Table 4.Predicted transposases and mobile elements within the genome of L. plantarum 12-3.
Sequences producing significant alignments Is family Group Origin Score (bits) E. Value
ISP2 IS1182 Lactobacillus plantarum 3418 0.0
ISP1 ISL3 Lactobacillus plantarum 2833 0.0
ISLpl1 IS30 Lactobacillus plantarum 1972 0.0
ISPp1 IS30 Pediococcus pentosaceus 1853 0.0
ISLpl3 IS5 IS427 Lactobacillus plantarum 1651 0.0
ISDha13 IS200/IS605 IS200 Desulfitobacterium hafniense 89.7 3 × 1014
ISSsu4 IS200/IS605 IS200 Streptococcus suis 71.9 7 × 109
ISStin10 IS200/IS605 IS200 Streptococcus iniae 67.9 1 × 107
ISLpl2 IS3 IS150 Lactobacillus plantarum 61.9 6 × 106
ISLdl3 IS30 Lactobacillus delbrueckii 61.9 6 × 106
ISPlu5 IS200/IS605 IS200 Photorhabdus luminescens 58.0 1 × 104
ISEcl11 IS30 Enterobacter cloacae 56.0 4 × 104
ISPlu7 IS5 IS427 Photorhabdus luminescens 52.0 0.006
ISEnfa200 IS200/IS605 IS200 Enterococcus faecium 52.0 0.006
ISWco1 IS3 IS150 Weissella confusa 50.1 0.024
ISPye52 IS3 IS51 Paracoccus yeei 48.1 0.095
ISSmi2 IS1182 Streptococcus mitis 46.1 0.37
ISBce18 IS3 IS150 Bacillus cereus 46.1 0.37
ISHar1 IS3 IS150 Herminiimonas arsenicoxydans 46.1 0.37
ISSth6 IS3 IS150 Streptococcus thermophilus 46.1 0.37
ISLpn1 IS4 IS10 Legionella pneumophila 46.1 0.37
IS1648 IS5 IS427 Streptomyces coelicolor 46.1 0.37
ISClta1 IS1202 IS1202 Clostridium tagluense 44.1 1.5
ISLmo11 IS3 IS150 Listeria monocytogenes 44.1 1.5
ISAlw31 IS5 IS427 Acinetobacter lwoffii 44.1 1.5
ISSlu1 IS30 Streptococcus lutetiensis 44.1 1.5
ISWsu1 IS3 IS407 Wolinella succinogenes 44.1 1.5
IS1548 ISAs1 Streptococcus agalactiae 44.1 1.5
ISGalb2 IS1202 ISTde1 Gallionellaceae bacterium 42.1 5.8
ISSph16 IS630 Sphingopyxis sp. 42.1 5.8
ISPsko1 IS66 Pseudomonas koreensis 42.1 5.8
ISBli34 IS3 IS150 Brevibacterium linens 42.1 5.8
ISMyr1 IS1595 ISSod11 Myroides sp. 42.1 5.8
ISSbr1 ISNCY ISDol1 Candidatus Scalindua 42.1 5.8
ISAsp6 IS200/IS605 IS605 Anabaena sp. 42.1 5.8
ISHbo9 IS200/IS605 IS1341 Halogeometricum borinquense 42.1 5.8
ISKpn26 IS5 IS5 Klebsiella pneumoniae 42.1 5.8
ISCst1 ISLre2 Cylindrospermum stagnale 42.1 5.8
ISRfsp3 IS5 ISL2 Roseiflexus sp. 42.1 5.8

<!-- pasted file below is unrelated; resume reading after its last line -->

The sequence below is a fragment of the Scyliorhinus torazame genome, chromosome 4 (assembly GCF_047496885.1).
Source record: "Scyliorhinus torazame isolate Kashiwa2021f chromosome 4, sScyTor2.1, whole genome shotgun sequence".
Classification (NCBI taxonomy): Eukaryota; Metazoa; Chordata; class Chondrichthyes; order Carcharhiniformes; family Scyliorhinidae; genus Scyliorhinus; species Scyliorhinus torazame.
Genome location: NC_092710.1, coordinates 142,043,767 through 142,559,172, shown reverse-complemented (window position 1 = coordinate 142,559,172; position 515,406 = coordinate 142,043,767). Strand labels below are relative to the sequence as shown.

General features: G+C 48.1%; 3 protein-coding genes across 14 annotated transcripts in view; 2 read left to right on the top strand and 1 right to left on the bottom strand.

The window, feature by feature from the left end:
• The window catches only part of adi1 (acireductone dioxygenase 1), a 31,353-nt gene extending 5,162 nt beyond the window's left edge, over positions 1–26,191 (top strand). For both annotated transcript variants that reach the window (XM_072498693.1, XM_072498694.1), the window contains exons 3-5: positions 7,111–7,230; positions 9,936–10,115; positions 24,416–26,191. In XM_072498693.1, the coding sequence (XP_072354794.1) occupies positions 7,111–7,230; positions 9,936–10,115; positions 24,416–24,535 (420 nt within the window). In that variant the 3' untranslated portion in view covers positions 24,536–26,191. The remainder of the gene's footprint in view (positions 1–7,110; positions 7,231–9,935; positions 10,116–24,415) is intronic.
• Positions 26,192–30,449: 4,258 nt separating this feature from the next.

ISStma15 IS3 IS51 Stenotrophomonas maltophilia 42.1 5.8
ISRel24 IS66 Rhizobium etli 42.1 5.8
ISYen4 IS1182 Yersinia enterocolitica 42.1 5.8
ISLsp4 ISAzo13 Leptospirillum sp. 42.1 5.8
ISClbu1 IS1182 Clostridium butyricum 42.1 5.8
ISCARN112 IS1202 ISTde1 Metagenomic data 42.1 5.8
ISNha5 IS1595 ISNha5 Nitrobacter hamburgensis 42.1 5.8
ISPto5 ISAs1 Psychroflexus torquis 42.1 5.8
ISBthe4 ISAs1 Bacteroides thetaiotaomicron 42.1 5.8
ISBaov2 ISAs1 Bacteroides ovatus 42.1 5.8
ISvEsV1_1 IS4 IS4 Ectocarpus siliculosus 42.1 5.8
ISFac2 IS5 IS903 Ferroplasma acidarmanus 42.1 5.8
ISC1173a IS1 Sulfolobus solfataricus 42.1 5.8
IS1419 IS481 Burkholderia glumae 42.1 5.8
IS1070 IS30 Leuconostoc lactis 42.1 5.8
3.5 CRISPR-Cas Sequence Analysis

Using the specialized bioinformatics tool CRISPRCasFinder v.1.1.2 (, the Clustered Regularly Interspaced Short Palindromic Repeats (CRISPR) and CRISPR-associated genes (Cas) were identified and validated within the L. plantarum 12-3 genome. Furthermore, the presence and arrangement of CRISPR systems within the examined genome were meticulously identified and characterized [29]. Our analysis revealed 1 spacer sequence with a Conservation DR of 97.30% and a Conservation Spacer of 100%. This analysis provided insight into the molecular machinery that underlies this bacterial defense mechanism in L. plantarum 12-3. Fig. 9 outlines the spacer sequence uncovered by this analysis.

Fig. 9.

The identified CRISPR-Cas sequences in the genome of L. plantarum 12-3.

4. Discussion

The study of the L. plantarum 12-3 genome demonstrates its potential as a probiotic strain for a variety of applications. Our genomic analysis revealed a wide variety of genes and functional elements, indicating the potential functional properties of the organism. The strain exhibited favorable probiotic properties, such as resistance to hostile environments, antimicrobial properties, epithelial cell adhesion, and immune modulation abilities [11]. The investigation of the CRISPR-Cas system disclosed the presence and organization of these essential genetic elements involved in bacterial defense mechanisms, indicating its potential for applications in genome engineering. These findings contribute to our understanding of the genetic diversity, genotype, and functional insight into L. plantarum 12-3, and amply support its potential as a safe and beneficial probiotic candidate for future use [30, 31]. These findings underscore promising attributes to L. plantarum 12-3 for probiotic function, and suggest its potential use in a variety of safety applications and, thereby, pave the way for future probiotics research. L. plantarum 12-3’s potential ranges from improving digestive health to helping produce novel functional foods and medicinal formulations.

The identification of L. plantarum 12-3 genetic diversity and favorable probiotic properties provides a foundation for further investigation into its potential therapeutic and preventative applications for human health. The strain’s resistance to severe conditions and antimicrobial properties bode well for its application in the development of probiotic formulations for specific health conditions [32]. Our findings clearly contribute to the expanding body of knowledge regarding probiotics, as well as paving the way for future research and applications in the field of probiotic functionality and safety, ultimately benefiting the health and well-being of humans [33].